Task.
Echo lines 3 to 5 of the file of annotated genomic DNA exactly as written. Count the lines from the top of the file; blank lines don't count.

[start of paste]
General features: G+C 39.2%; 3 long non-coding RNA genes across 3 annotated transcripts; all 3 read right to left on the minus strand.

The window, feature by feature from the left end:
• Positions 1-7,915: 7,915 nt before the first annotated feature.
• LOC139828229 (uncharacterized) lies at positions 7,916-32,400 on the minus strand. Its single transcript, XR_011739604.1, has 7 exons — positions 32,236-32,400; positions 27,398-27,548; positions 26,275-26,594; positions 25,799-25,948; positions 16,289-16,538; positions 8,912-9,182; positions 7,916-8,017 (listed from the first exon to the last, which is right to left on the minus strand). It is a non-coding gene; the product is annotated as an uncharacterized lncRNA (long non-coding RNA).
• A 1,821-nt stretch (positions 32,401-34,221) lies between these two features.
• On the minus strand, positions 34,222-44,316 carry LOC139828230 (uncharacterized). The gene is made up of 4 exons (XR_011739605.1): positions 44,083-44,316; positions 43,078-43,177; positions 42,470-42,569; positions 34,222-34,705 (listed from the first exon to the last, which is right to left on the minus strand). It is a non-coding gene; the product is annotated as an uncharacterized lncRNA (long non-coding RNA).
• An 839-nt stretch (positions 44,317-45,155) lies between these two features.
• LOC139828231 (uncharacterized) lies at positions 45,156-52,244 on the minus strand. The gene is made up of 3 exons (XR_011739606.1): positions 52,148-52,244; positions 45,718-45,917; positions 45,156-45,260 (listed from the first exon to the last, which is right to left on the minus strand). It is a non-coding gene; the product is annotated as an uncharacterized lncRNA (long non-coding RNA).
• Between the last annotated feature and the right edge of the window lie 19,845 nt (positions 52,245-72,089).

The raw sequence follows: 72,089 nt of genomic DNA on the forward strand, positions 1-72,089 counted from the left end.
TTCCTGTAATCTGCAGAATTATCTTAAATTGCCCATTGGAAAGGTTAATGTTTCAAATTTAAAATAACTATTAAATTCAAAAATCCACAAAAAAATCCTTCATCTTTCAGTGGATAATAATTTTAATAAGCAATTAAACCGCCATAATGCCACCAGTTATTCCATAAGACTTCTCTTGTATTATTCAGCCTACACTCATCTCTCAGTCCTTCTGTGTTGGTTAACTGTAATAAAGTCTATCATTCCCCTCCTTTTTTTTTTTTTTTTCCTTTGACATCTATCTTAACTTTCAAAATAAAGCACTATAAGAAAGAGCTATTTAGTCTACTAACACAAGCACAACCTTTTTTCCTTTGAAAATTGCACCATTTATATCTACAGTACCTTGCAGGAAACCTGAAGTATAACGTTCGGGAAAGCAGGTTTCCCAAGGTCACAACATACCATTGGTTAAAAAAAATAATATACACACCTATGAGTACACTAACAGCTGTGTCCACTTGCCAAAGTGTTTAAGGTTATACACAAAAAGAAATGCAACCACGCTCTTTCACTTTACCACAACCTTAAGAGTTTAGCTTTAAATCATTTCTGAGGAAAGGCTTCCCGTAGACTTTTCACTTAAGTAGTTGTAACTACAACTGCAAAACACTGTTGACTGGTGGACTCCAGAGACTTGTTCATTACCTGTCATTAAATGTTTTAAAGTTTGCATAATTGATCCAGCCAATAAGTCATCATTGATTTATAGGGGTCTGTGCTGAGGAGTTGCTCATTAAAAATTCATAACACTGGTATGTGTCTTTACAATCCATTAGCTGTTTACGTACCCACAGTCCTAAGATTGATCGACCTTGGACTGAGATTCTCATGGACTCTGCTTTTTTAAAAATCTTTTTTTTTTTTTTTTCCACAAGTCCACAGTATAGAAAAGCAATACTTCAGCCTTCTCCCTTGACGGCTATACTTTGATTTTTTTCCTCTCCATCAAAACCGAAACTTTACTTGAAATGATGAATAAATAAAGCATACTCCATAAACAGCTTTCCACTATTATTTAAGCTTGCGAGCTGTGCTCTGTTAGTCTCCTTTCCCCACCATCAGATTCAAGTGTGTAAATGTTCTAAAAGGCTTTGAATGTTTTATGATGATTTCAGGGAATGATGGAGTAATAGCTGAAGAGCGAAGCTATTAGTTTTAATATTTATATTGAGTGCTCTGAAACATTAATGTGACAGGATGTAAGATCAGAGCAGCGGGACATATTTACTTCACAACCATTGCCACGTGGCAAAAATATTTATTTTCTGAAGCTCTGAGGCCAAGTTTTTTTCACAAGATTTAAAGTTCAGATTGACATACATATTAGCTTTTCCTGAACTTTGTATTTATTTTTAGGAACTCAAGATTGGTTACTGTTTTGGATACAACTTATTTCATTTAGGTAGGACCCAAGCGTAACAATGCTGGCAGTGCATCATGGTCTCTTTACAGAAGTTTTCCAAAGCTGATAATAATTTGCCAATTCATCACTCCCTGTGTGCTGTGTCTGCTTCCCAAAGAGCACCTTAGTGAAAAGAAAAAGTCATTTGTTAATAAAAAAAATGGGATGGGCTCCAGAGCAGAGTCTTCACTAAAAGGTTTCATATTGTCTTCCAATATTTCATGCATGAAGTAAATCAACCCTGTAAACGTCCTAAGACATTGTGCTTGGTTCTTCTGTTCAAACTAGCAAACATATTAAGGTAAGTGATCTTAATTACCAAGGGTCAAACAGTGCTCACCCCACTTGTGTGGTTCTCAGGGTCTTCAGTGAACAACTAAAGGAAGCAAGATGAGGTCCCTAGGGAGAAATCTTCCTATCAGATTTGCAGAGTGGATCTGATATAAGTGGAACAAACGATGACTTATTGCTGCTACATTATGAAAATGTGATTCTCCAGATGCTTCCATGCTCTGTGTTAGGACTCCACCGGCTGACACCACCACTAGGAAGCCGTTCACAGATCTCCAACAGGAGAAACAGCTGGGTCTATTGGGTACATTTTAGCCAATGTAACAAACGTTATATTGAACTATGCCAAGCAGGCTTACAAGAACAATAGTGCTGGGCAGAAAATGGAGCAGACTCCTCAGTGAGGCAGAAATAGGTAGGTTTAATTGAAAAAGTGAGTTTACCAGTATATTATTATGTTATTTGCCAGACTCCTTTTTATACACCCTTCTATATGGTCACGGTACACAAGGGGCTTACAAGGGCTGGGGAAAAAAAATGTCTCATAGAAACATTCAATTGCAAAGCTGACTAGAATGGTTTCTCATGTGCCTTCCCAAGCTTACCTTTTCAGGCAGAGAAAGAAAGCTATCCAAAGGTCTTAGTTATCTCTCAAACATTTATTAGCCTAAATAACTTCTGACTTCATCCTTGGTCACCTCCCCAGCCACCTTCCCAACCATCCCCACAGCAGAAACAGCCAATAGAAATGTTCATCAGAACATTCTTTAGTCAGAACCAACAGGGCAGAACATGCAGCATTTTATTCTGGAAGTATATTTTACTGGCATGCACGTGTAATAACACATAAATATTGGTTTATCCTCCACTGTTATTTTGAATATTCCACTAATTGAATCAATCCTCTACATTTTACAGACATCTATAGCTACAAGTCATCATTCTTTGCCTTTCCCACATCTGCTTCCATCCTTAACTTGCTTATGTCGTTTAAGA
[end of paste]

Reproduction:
• Positions 1-7,915: 7,915 nt before the first annotated feature.
• LOC139828229 (uncharacterized) lies at positions 7,916-32,400 on the minus strand. Its single transcript, XR_011739604.1, has 7 exons — positions 32,236-32,400; positions 27,398-27,548; positions 26,275-26,594; positions 25,799-25,948; positions 16,289-16,538; positions 8,912-9,182; positions 7,916-8,017 (listed from the first exon to the last, which is right to left on the minus strand). It is a non-coding gene; the product is annotated as an uncharacterized lncRNA (long non-coding RNA).
• A 1,821-nt stretch (positions 32,401-34,221) lies between these two features.